Only 14 pages are availabe for public view
Sexual behaviors in children are common, occurring in 42 to 73 percent of children by the time they reach 13 years of age. Developmentally appropriate behavior that is common and frequently observed in children includes trying to view another person’s genitals or breasts, standing too close to other persons, and touching their own genitals. Sexual behaviors become less common, less frequent, or more covert after five years of age.
Sexual behaviors in infants are rare, with the exception of hand to genital contact. Beyond infancy, sexual behaviors increase as toddlers become more aware of their body parts, including their genitals, physiologic sensations deriving from their genitals, and gender differences.
In general, sexual behaviors in children two to five years of age are of a greater variety and are more common compared with the behaviors in children older than five years. once the child becomes aware of social rules regarding sexual behaviors in public, those behaviors become more covert.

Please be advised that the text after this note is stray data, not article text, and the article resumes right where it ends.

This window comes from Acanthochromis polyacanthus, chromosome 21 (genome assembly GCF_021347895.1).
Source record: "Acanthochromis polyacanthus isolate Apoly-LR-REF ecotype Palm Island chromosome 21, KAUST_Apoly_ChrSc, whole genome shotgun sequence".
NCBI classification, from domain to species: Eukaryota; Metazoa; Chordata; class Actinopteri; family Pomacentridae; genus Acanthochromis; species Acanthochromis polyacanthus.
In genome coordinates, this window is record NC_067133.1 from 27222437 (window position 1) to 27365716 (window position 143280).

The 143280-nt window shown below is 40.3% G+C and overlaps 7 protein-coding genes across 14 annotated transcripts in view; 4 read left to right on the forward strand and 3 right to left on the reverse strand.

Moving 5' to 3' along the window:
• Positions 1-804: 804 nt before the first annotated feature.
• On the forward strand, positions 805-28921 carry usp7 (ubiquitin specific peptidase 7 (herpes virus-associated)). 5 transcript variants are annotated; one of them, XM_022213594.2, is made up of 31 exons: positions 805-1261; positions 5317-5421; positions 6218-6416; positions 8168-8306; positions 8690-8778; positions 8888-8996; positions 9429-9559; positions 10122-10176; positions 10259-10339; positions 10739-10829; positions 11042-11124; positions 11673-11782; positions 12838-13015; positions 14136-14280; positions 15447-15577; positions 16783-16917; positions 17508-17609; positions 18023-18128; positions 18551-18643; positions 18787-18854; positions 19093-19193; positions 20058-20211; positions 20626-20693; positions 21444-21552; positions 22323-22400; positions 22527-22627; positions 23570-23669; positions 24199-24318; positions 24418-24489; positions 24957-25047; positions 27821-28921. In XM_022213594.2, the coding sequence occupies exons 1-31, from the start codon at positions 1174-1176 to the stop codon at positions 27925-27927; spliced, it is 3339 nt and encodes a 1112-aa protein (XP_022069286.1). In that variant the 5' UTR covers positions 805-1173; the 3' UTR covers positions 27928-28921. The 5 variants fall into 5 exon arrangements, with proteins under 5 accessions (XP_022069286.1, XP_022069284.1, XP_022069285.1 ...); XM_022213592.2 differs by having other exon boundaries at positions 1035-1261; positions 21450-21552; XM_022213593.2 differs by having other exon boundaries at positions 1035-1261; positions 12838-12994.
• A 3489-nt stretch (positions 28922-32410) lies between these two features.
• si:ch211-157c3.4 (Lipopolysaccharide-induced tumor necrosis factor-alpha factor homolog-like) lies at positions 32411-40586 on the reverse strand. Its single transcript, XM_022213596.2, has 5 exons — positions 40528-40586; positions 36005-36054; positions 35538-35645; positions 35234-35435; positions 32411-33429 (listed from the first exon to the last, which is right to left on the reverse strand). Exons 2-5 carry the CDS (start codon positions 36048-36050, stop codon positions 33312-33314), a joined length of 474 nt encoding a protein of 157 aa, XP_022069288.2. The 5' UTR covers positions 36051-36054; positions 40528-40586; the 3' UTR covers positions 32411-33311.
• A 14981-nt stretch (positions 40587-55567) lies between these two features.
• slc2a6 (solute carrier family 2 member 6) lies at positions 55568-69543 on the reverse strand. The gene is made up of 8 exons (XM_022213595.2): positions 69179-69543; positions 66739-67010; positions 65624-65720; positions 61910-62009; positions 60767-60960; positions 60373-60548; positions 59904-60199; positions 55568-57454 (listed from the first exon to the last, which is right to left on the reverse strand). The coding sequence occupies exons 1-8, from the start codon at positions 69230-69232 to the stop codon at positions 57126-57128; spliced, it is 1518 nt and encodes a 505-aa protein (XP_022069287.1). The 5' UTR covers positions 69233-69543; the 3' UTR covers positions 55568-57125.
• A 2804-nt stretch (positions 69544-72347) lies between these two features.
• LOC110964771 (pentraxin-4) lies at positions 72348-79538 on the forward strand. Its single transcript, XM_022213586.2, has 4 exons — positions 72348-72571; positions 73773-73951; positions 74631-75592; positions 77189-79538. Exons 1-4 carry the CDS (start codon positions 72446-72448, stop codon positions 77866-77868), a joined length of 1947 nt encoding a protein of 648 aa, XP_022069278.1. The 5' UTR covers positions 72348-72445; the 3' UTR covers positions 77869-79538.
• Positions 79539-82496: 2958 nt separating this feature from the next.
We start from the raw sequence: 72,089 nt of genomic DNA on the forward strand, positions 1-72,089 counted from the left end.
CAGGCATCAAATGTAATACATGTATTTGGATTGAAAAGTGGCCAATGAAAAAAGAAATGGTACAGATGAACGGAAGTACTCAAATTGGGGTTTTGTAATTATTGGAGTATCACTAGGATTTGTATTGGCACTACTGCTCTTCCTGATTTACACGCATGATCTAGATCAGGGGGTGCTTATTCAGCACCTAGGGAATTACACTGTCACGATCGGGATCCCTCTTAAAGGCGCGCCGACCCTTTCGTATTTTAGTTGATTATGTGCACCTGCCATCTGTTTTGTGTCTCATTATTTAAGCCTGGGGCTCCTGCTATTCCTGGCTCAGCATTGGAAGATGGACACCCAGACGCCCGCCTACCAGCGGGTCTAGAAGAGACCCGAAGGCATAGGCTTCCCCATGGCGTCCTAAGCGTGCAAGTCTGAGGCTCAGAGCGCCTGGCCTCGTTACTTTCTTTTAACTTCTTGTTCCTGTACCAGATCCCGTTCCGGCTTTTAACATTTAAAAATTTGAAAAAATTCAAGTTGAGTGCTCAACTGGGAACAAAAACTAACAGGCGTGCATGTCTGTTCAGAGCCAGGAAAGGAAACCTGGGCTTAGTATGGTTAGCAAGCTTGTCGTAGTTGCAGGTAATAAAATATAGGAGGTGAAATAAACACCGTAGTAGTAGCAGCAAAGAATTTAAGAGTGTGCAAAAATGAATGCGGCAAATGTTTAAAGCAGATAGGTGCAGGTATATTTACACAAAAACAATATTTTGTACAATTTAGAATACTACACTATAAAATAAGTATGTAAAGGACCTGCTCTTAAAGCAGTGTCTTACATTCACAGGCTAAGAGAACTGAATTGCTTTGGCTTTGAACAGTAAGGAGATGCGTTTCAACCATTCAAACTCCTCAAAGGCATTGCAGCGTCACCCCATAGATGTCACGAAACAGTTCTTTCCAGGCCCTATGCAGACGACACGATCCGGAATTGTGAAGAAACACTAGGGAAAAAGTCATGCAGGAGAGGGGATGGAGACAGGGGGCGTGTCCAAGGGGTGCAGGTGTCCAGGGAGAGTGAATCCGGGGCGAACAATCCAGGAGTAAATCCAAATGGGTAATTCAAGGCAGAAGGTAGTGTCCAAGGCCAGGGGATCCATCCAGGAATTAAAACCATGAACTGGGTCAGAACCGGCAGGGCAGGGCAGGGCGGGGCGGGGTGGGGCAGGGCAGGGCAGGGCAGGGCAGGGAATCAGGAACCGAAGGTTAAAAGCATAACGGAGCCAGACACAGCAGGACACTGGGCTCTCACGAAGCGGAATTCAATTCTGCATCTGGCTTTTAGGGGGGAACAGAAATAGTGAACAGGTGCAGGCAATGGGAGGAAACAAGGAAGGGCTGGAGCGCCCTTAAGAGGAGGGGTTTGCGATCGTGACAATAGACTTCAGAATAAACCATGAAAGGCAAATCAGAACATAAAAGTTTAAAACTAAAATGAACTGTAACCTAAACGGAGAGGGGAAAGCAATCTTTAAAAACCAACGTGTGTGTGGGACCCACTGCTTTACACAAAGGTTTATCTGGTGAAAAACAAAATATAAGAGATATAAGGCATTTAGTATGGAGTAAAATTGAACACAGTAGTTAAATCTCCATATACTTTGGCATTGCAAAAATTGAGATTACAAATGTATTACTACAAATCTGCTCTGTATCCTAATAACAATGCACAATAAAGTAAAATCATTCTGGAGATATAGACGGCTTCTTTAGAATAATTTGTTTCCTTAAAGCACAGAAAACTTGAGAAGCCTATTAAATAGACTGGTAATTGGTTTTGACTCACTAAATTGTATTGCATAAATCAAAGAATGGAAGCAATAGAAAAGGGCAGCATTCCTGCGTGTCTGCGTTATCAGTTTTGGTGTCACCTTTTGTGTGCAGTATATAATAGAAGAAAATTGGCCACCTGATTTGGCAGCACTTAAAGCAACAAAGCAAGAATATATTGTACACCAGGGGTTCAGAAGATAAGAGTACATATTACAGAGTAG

Sexual behaviors may not necessarily diminish beyond five years of age, but rather the behaviors are not observed by parents as often because children spend less time at home and more time at school, require less supervision, and learn the social norms for concealing sexual behaviors.
Sexual behavior should be interpreted with consideration of several factors: the parent’s view of sexuality, family stressors, cultural origins, and day care arrangements. Mothers with more years of education are more likely to think sexual behavior in children is normal and to acknowledge these behaviors in their children compared with mothers with fewer years of education, who are less likely to think sexual behavior in children is normal.